Wonder if Jane Goodall was ever able to get decent shots of those apes with less then satisfactory film?

For the record although unconfirmed, it’s my understanding that reality TV came about during the last big actors/writers strike hence “reality TV”!


[ August 07, 2004, 06:21 AM: Message edited by: tdelarm ]


Hmmm, BluesCam, I agree with a lot of what you wrote however,
Most network reality TV shows today are shot on MSW-900s (BETA IMX) and now PDW-530s (XD IMX) fully manual shoulder cams worth close to $40k each plus glass. Some network reality shows are shot on HD varicams & HDcams. Some are still shot on good ole Beta SP. It's news to me that reality TV and handicams go hand in hand.

It's easy to spit out statements without actually supplying any evidence or proof. I will be glad to supply a print out (with verifiable proof) of my above statement. I already listed about 30 network reality shows using the above cameras. I already listed it here at B-ROLL, let me know if anyone want me to re-post it.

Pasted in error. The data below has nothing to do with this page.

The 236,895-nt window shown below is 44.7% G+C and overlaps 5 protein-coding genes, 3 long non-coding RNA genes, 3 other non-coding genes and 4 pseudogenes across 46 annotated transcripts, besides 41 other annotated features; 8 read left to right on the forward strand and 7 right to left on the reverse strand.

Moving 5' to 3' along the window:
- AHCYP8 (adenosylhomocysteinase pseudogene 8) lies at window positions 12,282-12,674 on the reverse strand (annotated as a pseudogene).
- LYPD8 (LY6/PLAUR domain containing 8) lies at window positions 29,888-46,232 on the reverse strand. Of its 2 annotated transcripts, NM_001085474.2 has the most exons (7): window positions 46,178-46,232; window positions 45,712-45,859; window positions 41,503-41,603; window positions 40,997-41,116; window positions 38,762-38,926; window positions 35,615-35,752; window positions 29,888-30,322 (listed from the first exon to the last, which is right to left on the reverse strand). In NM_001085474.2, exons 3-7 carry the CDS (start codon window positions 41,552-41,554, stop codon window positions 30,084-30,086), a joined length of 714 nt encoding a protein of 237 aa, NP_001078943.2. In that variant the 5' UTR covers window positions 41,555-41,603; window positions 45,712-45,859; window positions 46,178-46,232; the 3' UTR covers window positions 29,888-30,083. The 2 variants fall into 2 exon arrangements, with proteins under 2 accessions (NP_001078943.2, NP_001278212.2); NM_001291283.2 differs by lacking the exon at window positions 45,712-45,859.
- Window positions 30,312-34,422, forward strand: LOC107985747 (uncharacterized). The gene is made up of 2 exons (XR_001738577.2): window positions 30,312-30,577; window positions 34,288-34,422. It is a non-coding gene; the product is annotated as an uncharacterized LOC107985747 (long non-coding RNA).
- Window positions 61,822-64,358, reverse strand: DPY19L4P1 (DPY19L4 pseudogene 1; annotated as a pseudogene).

I have yet to see a $4k handycam blow up nicely to emulate film curve characteristics. Jesus, most REAL CINEMATOGRAPHERS working with film say even a big chip F950 HDcam with a very expensive lens, running uncompressed at 1.49Gbps into an HDreel won't nicely emulate film curve characteristics. Even if the electronics could, a cinematographer couldn't properly focus a toy camera to get the needed shots.

With all due respect but I find these same old arguments laughable at best. Almost everyone else who ever seen a real film shot on a real film camera/lens can see the difference between that and an amateur piece of crap shot on a handycam blown up to film. The difference will be there, even if GOD himself did the shooting....